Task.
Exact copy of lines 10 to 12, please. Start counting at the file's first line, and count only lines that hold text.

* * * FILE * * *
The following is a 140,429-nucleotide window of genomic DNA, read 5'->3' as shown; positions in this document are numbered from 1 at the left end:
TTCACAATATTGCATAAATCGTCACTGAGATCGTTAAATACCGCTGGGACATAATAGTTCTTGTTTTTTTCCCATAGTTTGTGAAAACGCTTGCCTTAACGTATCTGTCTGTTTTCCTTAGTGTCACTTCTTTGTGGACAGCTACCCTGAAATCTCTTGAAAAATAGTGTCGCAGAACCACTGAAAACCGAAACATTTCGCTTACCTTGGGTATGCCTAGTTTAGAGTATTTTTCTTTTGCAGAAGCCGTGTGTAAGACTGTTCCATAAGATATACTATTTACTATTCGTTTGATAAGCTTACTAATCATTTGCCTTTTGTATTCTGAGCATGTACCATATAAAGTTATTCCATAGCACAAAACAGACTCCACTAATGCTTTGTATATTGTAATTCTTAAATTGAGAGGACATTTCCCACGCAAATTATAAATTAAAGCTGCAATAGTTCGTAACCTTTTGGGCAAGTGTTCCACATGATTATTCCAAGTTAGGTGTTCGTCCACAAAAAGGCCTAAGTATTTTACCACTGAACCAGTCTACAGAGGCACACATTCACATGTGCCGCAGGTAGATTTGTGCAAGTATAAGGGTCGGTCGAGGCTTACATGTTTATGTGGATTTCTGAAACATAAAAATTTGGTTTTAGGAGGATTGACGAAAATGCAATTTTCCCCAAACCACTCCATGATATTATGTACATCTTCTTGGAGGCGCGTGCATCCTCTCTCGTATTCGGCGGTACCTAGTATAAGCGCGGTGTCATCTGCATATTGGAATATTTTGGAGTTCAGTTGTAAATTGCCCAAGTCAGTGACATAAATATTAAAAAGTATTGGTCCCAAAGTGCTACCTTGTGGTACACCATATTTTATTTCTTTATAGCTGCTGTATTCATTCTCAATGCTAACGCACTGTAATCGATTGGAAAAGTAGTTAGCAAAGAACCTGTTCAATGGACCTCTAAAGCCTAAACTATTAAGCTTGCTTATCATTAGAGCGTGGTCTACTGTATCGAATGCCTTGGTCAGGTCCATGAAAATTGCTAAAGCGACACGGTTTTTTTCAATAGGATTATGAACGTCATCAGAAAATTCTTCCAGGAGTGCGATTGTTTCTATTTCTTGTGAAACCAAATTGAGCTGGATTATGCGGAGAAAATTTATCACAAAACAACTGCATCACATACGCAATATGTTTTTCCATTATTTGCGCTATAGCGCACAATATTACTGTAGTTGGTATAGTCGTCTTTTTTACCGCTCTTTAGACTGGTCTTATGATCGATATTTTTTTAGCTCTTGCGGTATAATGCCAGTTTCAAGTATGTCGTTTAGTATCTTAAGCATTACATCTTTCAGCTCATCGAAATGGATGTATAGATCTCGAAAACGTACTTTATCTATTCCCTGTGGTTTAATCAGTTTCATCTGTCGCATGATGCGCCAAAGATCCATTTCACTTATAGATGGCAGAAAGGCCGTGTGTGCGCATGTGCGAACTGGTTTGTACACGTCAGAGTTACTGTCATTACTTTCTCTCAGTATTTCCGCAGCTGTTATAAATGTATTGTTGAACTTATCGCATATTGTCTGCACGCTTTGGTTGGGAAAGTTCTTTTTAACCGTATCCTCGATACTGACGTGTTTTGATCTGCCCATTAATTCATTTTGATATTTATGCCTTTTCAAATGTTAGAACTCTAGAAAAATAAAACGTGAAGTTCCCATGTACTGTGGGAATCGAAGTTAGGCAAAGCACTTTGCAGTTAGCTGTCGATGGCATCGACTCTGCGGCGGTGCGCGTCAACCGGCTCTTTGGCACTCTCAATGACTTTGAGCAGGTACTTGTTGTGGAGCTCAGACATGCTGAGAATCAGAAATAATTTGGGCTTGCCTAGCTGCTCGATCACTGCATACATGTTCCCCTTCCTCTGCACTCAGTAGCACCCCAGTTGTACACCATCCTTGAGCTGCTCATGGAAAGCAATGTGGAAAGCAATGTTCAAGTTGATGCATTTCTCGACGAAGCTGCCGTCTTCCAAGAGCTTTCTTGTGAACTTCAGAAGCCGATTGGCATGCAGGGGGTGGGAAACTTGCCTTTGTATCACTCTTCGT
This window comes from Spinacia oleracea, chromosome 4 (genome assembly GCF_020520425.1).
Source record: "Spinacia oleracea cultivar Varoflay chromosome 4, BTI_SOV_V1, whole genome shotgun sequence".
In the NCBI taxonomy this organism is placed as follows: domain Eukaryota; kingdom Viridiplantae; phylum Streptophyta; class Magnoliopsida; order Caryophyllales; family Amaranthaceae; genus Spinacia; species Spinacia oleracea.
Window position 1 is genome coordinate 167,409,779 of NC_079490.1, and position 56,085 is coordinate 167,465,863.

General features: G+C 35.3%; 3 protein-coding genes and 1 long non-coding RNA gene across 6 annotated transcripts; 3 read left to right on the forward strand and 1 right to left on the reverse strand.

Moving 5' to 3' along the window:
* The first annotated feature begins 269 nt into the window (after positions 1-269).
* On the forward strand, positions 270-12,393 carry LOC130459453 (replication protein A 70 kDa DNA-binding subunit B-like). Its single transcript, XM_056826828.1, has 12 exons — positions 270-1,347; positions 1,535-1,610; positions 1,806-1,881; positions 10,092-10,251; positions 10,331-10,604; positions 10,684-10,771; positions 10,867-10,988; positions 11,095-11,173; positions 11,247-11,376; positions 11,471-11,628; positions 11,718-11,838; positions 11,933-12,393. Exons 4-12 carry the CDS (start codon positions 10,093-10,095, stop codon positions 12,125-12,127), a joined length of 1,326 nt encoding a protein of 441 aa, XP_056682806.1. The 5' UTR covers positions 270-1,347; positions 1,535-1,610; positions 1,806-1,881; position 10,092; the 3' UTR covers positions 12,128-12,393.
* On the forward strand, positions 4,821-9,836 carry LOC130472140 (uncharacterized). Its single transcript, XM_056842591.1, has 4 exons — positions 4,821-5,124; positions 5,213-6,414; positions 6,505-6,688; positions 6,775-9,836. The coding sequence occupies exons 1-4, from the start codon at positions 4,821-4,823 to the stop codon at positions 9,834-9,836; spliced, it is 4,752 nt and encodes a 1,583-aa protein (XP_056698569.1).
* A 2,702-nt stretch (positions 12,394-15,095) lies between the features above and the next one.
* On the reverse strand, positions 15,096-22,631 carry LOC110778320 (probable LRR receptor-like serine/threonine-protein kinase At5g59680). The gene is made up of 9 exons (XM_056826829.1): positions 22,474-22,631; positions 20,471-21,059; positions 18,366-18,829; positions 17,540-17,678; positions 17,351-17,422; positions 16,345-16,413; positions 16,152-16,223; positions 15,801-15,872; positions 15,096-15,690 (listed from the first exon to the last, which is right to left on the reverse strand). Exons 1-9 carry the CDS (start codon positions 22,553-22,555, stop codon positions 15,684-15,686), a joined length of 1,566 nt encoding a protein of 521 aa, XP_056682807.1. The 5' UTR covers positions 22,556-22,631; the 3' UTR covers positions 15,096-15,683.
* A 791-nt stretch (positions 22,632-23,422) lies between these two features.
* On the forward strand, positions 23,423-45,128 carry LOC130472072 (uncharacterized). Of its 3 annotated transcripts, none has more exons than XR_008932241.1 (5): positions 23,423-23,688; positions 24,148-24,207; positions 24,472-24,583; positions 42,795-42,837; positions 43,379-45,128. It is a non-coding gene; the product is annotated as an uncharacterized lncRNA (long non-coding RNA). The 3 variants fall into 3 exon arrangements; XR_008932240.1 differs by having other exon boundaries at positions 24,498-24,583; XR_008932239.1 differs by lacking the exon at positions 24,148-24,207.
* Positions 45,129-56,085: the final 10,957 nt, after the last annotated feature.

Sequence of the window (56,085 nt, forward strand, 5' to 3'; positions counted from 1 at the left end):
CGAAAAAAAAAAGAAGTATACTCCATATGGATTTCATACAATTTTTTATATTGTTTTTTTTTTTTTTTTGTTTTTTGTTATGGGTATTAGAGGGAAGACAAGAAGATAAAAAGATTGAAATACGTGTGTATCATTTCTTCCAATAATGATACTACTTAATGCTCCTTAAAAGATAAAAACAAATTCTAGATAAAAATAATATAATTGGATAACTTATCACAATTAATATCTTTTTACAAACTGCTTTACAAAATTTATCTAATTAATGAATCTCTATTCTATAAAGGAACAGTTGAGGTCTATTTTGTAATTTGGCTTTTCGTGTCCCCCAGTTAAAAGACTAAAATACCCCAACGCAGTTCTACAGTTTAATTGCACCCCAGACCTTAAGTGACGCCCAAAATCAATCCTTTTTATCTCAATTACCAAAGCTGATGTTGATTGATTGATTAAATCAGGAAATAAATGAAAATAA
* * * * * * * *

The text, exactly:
* On the forward strand, positions 270-12,393 carry LOC130459453 (replication protein A 70 kDa DNA-binding subunit B-like). Its single transcript, XM_056826828.1, has 12 exons — positions 270-1,347; positions 1,535-1,610; positions 1,806-1,881; positions 10,092-10,251; positions 10,331-10,604; positions 10,684-10,771; positions 10,867-10,988; positions 11,095-11,173; positions 11,247-11,376; positions 11,471-11,628; positions 11,718-11,838; positions 11,933-12,393. Exons 4-12 carry the CDS (start codon positions 10,093-10,095, stop codon positions 12,125-12,127), a joined length of 1,326 nt encoding a protein of 441 aa, XP_056682806.1. The 5' UTR covers positions 270-1,347; positions 1,535-1,610; positions 1,806-1,881; position 10,092; the 3' UTR covers positions 12,128-12,393.
* On the forward strand, positions 4,821-9,836 carry LOC130472140 (uncharacterized). Its single transcript, XM_056842591.1, has 4 exons — positions 4,821-5,124; positions 5,213-6,414; positions 6,505-6,688; positions 6,775-9,836. The coding sequence occupies exons 1-4, from the start codon at positions 4,821-4,823 to the stop codon at positions 9,834-9,836; spliced, it is 4,752 nt and encodes a 1,583-aa protein (XP_056698569.1).
* A 2,702-nt stretch (positions 12,394-15,095) lies between the features above and the next one.